Badiou’s minoritarian renaming of communism here certainly borrows from the post-party anti-statism of Guattari, Negri and Nancy. Badiou’s ‘pure space’ is similar to Guattarri and Negri’s ‘third space’, a space without state-party mediation. But in Negri particularly, and post-operaism generally, this minoritarian separation of the work of communist renaming is utterly antithetical to the movement of communist thinking immanent to capitalist relations and the labour process. The work of renaming communism for Negri is not something that needs a ‘pure space’ of advocacy at all. On the contrary, workers’ practice, their struggle for autonomy, creates the movement for communist practice and thinking, and as such the conditions for communism’s renaming. As Negri argues in a classical vein, in his postscript to Communists Like Us: ‘As Marx teaches us, communism is born directly from class antagonism, from the refusal of both work and the organization of work.’  Thus if Badiou’s minoritarianism returns us to the beginning, so to speak, in an act of ‘productive contrition’, Negri’s immanent movement of the renaming/unnaming of communism is already with us as a consequence of workers’ struggle. Indeed these forces and energies build up their organized surplus ‘throughout the entire aleatory process of struggles.’  So, in this sense, communism is possible, and therefore renameable, precisely because it already exists as a set of processes immanent to praxis, to the labour process. Communism as a name in politics is already here as the result of the collectivity and creativity of workers. More broadly, then, this commits Negri to an immanentist reading of Marxism in which workers’ subjectivity is always challenging or putting capital on the defensive, and, therefore, workers’ continuous struggle for collective control over their own labour functions as a communist majoritarianism in the making. This position has become highly influential in the extended life of post-operaism through the debate on cognitive capitalism and labour (Maurizio Lazzarato, Christian Marazzi, Carlo Vercellone),  in which the new forms of immaterial and affective labour at the point of production are seen as placing increasing pressure from living labour on the constraints of capitalism’s unmanageable measurement of value, thereby setting in place, within the technical division of labour itself, the coordinates for a communist democracy ‘beyond measure’.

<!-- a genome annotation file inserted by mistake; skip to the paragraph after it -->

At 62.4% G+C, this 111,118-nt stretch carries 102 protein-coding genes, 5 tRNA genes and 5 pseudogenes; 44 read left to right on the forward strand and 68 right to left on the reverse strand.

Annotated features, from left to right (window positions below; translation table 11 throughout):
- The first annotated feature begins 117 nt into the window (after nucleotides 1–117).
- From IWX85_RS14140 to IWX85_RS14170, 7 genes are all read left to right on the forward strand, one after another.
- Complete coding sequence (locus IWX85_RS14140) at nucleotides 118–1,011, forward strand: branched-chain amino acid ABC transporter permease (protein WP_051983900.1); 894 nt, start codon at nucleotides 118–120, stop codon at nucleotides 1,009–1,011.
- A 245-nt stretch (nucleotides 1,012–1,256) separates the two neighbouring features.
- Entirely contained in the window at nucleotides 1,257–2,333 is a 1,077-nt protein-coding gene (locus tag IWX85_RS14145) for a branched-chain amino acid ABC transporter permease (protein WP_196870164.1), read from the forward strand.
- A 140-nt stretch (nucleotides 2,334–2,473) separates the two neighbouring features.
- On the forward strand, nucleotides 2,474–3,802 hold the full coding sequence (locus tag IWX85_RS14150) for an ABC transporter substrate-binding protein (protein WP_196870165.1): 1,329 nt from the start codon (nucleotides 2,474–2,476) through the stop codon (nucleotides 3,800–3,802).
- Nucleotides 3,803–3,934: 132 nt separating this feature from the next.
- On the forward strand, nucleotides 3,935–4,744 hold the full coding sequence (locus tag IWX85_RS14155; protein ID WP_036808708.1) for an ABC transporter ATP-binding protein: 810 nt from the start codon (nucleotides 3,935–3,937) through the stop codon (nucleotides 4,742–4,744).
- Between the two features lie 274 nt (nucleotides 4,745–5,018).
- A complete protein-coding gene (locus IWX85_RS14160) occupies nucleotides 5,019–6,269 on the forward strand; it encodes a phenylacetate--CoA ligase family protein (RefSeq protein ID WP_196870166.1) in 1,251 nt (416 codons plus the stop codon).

Negri’s optimistic majoritarianism here, then, is a long way from Badiou’s withdrawal to a place where ‘we can think (again) clearly’. Indeed, it rejects the very notion that the horrors of the party–class–state nexus should mediate communism as a name in politics, for this history is wholly alien to the continuous resistance and creativity of workers themselves. One might say, therefore, that this position makes little or no concession to the place of philosophy in the realignment of philosophy and politics, reconnecting Marx’s own subordination of philosophy to politics to the very renewal of communism as the ‘real movement of things’. Marx advocates this as a condition of communist practice in the 1840s because communism as a name in philosophy during this period was overwhelmingly dominated by the febrile abstractions of would-be communist ‘thinkers’, in short by the projections and airy fancies of political philosophy. In these terms The Communist Manifesto is an attempt to break out of the abstractions of political philosophy, not break with philosophy. The Idea of Communism of necessity, then, returns us to this terrain, in which the resistance to communism as an inheritable name in politics is accompanied by a resistance to the inflation of philosophical abstraction, as a way of making the communist idea more amenable, more friendly. In these terms, outside of the covers of The Idea of Communism, we can see how a Negrian majoritarianism offers resistance to both options, and a way of avoiding Badiou’s trip back to 1848: the renaming of communism as a name in politics is a condition of where workers stand now. There is no need for the reinvention of a ‘new relationship between politics and philosophy’  in any systematic sense for the conditions under which workers’ labour will prepare the ground for this kind of work. Indeed, for Negri et al. the rise of the new immaterial and cultural worker makes this all the more a priority. But, paradoxically, this new post-Fordist workerist ‘resistance’ to philosophy produces its own abstractions, in so far as the notion of rebuilding a movement outside of the state generates a strategic impatience, and a return to the old problems of ultra-leftism, if not as an infantile disorder, then certainly in various forms of annoying and time-consuming distraction. Thus, underlying the debates in The Idea of Communism, but never addressed – which is a revealing omission in itself – is the growth of what we might call a postpost-operaist ‘exit-communism’.